HM King Mohammed Zahir Shah of Afghanistan
  • March 4, 2016
  • Posted In: Royal

The reign of last King of Afghanistan, Mohammed Zahir Shah (1914-2007), was judged retrospectively as a time of order and peace in the nation’s otherwise violent history. The first three kings were deposed and the fourth, his father Nadir Shah, was assassinated in 1933 while attending a high school graduation ceremony with his eldest son. Mohammed Zahir Shah was educated in Khabul then sent to France where he studied at the Pasteur Institute and the University of Montpellier. Enrolled in Afghanistan’s Infantry School in 1931, the teenager was appointed to the Privy Council and groomed for power despite their being no law of primogeniture governing the Afghan succession.

Monhammed Zahir Shah was proclaimed King of Afghanistan aged nineteen but ruled only in name. His paternal uncles acted as regents and, allegedly, employed a servant codenamed ‘the man in the black Chevrolet’ to keep the young man entertained. It was this man’s job to drive his Chevrolet around the colleges of Khabul looking for suitable girls to deliver to the monarch. He thus developed the reputation of being a playboy king contented to leave administration of the country to his avuncular elders. To their credit, the cabal of uncles made Afghanistan a member of the League of Nations in 1934 and strengthened trade links with Europe, Japan and the US.

Twelve years into the reign, Britain’s ambassador to Khabul said of the king, ‘he is quiet and unassuming with pleasant manners though resigned to a life of idleness and pleasure. It may be that years of confinement to the routine of a constitutional monarch have unfitted him to take a prominent and useful part in his country’s administration’. In conclusion, the ambassador said the king was ‘not one of the world’s workers’. Of course Afghanistan was not at the time a constitutional monarchy and the ruling family held sufficient sway to dismiss prime ministers and sow dissent amongst politicians and the military.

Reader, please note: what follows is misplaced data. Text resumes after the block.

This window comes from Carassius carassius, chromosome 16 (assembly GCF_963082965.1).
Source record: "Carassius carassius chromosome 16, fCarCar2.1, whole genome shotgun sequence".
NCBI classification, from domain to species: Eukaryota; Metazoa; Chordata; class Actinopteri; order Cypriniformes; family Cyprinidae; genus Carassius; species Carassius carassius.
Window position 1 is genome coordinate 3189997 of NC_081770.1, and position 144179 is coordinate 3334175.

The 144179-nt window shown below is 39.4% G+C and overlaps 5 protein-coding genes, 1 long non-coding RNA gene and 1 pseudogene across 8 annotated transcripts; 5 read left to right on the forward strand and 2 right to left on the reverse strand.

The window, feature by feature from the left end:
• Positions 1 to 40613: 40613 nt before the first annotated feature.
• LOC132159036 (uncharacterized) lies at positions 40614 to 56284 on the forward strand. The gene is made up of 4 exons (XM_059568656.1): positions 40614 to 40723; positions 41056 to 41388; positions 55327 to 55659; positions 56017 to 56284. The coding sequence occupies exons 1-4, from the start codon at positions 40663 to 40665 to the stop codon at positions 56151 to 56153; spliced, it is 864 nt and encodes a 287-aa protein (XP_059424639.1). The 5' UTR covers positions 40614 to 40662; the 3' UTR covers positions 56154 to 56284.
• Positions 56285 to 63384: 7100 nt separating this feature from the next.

In 1963, King Mohammed Zahir Shah dismissed his brother-in-law Daoud Khan who was serving as prime minister and finally edged his uncles out of power. A new constitution was signed in 1964 guaranteeing free elections, a democratic parliament, civil rights, women’s rights and universal suffrage for Afghanistan. The constitution also stipulated that none of the king’s royal relatives could hold office as they had in the previous two reigns.

The only recorded State Visit of King Mohammed Zahir Shah to Buckingham Palace was in 1971 though his sole appearance in the Henry Poole & Co archive is dated 1956 when the king ordered a Western wardrobe of grey flannel trousers, grey worsted SB suits and tropical weight worsted suits and blazers. Despite his progressive regime, the King had ruled autonomously for only a decade when he was deposed in a bloodless coup by Daoud Khan who abolished the monarchy and established a republican government with he as head. Rather than leading Afghanistan into a bloody civil war, the ex-king chose exile and retired to a villa north of Rome where he stayed for the next twenty-nine years.

In exile, the former king reverted to the indolence of his youth and appeared contented to while away his time playing golf and chess, haunting the coffee bars and second hand bookshops of Rome and tending his garden. With a king educated in Europe, Afghanistan had remained neutral on the world political stage and was left in peace. As a republic, the country was vulnerable and from 1979 to 1989 became the theatre for the Soviet War in Afghanistan between Muslim insurgents the Mujahideen and the USSR-backed Communist administration. Over 1.5 million Afghans were killed in during the conflict and as many fled into exile.

The Soviet War in Afghanistan is known as the former Soviet Union’s Vietnam: a conflict that would never be conclusively won. The ex-king was invited to form a government in exile in 1983 but the plans collapsed. In 1991 he survived an assassination attempt when a killer posing as a Portuguese journalist tried to stab him to death. By 1996, Afghanistan was largely controlled by the Taliban who held power until the US – and subsequently the UK – invaded in 2001 in the wake of the September 11th terrorist atrocities. US President George W. Bush and UK Prime Minister Tony Blair pursued regime change and the capture of Osama bin Laden who had masterminded the 9/11 attacks on New York and Washington.

The ex-king was invited to return to Afghanistan in 2002 amidst calls for the monarchy to be reinstated and took up residence in his old palace in Khabul. He refused a restoration saying ‘I do not care about the title of king. The people call me Baba (father of the nation) and I prefer this title’. It has since been suggested that America had intervened in favour of installing Hamid Karzai as President of Afghanistan. The ex-king attended Karzai’s swearing-in as President in 2005 thus endorsing the new regime. He died in 2007, aged ninety-two, in a compound of the presidential palace. President Karzai announced his death thus: ‘with great sorrow, I inform my dear countrymen that His Majesty Mohammed Zahir Shah bid farewell to the mortal world this morning at 5.45am and joined with the grace of God’.

(c) James Sherwood

 

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